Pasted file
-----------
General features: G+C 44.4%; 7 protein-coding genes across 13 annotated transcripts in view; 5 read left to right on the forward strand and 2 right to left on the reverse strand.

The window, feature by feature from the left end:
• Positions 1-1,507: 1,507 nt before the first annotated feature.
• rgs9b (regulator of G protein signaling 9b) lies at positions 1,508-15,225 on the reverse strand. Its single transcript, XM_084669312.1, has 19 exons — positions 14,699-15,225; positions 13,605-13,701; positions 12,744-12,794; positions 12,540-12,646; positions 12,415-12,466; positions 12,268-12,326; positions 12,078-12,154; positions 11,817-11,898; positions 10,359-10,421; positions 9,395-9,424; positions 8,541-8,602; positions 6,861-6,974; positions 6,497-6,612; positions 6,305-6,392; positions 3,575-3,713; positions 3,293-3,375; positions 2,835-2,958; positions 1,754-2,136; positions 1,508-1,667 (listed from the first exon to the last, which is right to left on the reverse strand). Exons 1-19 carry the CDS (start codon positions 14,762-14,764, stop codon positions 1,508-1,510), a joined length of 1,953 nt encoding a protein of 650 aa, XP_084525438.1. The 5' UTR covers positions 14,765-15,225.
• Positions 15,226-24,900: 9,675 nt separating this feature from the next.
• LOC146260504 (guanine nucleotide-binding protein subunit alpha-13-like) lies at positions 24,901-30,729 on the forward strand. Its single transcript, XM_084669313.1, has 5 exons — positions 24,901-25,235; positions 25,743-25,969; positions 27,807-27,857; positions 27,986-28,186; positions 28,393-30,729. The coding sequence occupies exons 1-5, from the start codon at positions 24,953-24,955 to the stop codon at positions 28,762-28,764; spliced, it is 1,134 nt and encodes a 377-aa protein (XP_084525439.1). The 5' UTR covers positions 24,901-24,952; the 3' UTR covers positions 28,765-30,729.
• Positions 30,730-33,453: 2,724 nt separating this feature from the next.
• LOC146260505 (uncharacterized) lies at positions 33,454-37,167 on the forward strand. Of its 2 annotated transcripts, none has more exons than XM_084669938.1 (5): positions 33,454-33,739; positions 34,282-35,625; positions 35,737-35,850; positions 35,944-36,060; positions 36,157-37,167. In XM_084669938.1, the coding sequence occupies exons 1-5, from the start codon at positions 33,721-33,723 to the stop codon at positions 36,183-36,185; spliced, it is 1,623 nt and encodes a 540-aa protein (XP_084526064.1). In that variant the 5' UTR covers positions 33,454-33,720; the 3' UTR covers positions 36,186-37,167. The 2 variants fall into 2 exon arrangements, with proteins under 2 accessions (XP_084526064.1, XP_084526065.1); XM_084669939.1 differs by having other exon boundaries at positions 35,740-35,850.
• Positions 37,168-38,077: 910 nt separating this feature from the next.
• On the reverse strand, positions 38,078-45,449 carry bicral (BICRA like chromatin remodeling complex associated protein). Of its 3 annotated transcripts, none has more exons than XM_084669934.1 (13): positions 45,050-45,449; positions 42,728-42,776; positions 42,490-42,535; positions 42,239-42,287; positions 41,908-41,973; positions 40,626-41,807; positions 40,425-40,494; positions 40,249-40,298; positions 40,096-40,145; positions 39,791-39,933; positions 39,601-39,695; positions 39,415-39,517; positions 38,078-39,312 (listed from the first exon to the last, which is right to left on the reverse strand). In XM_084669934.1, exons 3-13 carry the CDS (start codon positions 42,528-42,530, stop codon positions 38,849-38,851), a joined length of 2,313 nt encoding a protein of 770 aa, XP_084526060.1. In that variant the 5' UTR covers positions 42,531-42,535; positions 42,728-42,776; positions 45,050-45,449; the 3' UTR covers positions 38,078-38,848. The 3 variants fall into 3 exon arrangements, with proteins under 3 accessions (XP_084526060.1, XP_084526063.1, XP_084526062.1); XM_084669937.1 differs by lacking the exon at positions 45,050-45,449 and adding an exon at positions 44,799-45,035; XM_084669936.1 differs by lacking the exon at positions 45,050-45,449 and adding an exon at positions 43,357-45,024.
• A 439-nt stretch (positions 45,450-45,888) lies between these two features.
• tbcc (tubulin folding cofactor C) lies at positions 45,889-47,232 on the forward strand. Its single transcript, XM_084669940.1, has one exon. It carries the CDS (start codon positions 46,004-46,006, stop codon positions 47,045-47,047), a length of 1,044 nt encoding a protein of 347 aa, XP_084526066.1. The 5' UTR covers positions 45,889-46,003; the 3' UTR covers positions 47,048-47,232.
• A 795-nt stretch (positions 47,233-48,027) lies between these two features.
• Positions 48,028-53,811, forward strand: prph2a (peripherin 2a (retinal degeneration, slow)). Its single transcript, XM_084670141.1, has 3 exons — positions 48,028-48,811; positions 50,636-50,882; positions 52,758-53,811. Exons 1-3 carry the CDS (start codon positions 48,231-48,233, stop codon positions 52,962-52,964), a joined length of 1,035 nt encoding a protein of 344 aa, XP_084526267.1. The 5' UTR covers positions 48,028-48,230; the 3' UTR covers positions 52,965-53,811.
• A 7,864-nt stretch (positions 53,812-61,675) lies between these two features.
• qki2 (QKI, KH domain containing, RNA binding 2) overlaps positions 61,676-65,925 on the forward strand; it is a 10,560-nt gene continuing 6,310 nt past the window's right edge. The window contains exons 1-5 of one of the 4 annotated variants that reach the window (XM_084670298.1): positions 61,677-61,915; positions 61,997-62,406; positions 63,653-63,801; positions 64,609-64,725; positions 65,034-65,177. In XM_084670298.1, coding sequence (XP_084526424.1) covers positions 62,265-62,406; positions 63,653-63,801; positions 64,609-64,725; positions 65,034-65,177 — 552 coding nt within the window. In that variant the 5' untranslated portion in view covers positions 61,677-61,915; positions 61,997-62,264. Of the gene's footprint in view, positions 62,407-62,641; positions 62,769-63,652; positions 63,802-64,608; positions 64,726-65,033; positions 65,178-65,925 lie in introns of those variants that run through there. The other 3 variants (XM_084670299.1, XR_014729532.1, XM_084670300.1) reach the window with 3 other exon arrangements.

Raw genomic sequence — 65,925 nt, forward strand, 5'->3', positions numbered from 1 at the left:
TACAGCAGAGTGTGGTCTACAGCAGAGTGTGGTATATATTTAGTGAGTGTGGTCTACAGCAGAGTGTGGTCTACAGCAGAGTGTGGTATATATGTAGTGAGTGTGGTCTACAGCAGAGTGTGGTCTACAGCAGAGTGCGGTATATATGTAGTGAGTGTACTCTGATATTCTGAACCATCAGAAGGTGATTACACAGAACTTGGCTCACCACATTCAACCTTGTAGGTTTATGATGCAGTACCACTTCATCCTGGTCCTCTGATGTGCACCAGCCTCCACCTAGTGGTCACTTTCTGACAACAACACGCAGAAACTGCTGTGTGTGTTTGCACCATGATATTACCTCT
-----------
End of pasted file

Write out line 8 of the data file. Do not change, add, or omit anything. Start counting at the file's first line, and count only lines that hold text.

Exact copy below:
• LOC146260505 (uncharacterized) lies at positions 33,454-37,167 on the forward strand. Of its 2 annotated transcripts, none has more exons than XM_084669938.1 (5): positions 33,454-33,739; positions 34,282-35,625; positions 35,737-35,850; positions 35,944-36,060; positions 36,157-37,167. In XM_084669938.1, the coding sequence occupies exons 1-5, from the start codon at positions 33,721-33,723 to the stop codon at positions 36,183-36,185; spliced, it is 1,623 nt and encodes a 540-aa protein (XP_084526064.1). In that variant the 5' UTR covers positions 33,454-33,720; the 3' UTR covers positions 36,186-37,167. The 2 variants fall into 2 exon arrangements, with proteins under 2 accessions (XP_084526064.1, XP_084526065.1); XM_084669939.1 differs by having other exon boundaries at positions 35,740-35,850.